Yes on Proposition 8

![Steve Yeater/The Associated Press](/content/uploads/YesOn8.jpg)
Steve Yeater/The Associated Press
When thinking about gay marriage, it pays to consider the issue not just from a traditionalist standpoint, but from the perspective of the gay rights movement. Specifically, two questions should be asked about gay marriage: What does this add to the gay rights movement? What does it subtract?

Since 1999, domestic partnerships have granted same-sex couples virtually all the legal rights associated with marriage. Gay couples now have hospital visitation rights, adoption rights, sick care leave rights, and so on. To be sure, domestic partnerships are not the same as marriage, but they do grant similar liberties.

Strictly speaking, gay marriage represents a symbolic rather than a material victory for the gay community. With hospital visitation and other key rights already having been granted by domestic partnerships, gay marriage in itself adds little more than a title to relationships that are already recognized by the state on a de facto basis. On balance, the benefits of legalizing gay marriage are important, but relatively small.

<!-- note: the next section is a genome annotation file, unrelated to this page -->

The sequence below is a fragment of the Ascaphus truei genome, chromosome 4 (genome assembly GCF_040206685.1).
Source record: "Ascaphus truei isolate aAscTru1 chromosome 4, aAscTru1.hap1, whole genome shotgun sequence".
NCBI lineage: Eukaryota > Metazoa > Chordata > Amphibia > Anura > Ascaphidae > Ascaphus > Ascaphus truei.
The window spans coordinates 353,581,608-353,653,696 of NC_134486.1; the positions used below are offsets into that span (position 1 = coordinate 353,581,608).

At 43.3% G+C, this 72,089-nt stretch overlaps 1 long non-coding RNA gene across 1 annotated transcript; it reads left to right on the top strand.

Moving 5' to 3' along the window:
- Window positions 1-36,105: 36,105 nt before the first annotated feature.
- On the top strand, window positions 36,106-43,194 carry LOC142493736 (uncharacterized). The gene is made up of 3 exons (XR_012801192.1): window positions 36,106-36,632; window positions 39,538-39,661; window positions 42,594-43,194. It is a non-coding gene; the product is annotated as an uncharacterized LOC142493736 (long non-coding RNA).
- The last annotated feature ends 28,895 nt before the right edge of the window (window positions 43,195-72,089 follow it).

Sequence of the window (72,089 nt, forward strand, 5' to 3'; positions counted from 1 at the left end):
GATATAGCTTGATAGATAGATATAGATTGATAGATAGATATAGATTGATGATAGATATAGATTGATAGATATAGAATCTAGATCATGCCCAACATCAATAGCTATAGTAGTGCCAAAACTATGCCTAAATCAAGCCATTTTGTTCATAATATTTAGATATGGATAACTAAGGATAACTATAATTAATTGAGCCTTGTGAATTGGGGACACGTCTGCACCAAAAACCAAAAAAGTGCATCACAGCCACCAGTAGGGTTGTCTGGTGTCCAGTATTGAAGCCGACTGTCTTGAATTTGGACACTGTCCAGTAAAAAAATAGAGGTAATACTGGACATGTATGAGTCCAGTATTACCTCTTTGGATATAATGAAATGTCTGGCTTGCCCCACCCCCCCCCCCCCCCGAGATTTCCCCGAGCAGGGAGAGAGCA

In contrast, the costs of legalizing gay marriage could lead to negative results that might cost the gay rights movement heavily, at least in the short run. Within America, traditionalists will see gay marriage as a huge, visible target, and their movement to pass a federal amendment banning gay marriage—which would override California’s initiatives—will be turbocharged. Formerly apathetic conservatives would suddenly be awakened from their slumber, and funding for traditionalist groups could double or triple within a few years. This could lead not just to the repeal of gay marriage, but also to the loss of hard-won gains that the gay rights movement has accumulated over the years.

Outside the U.S., anti-American sentiments will be inflamed in billions of highly socially-conservative countries like China, India, Africa, Latin America, and the Islamic world. Most of those people probably aren’t aware of what a domestic partnership is, but they would have a very fixed and traditional idea of what they think marriage is. This might even lead some countries to clamp down further on gay communities within their own borders.

The gay rights movement is not a monolithic bloc. To support gay rights does not mean that one must vote against every anti-marriage proposal that happens to come along. Strategically, it might be in the gay rights movement’s best interest for Proposition 8 to pass. Opposing this bill at this inopportune time will add little and subtract much from the gay rights movement, both at home and abroad.

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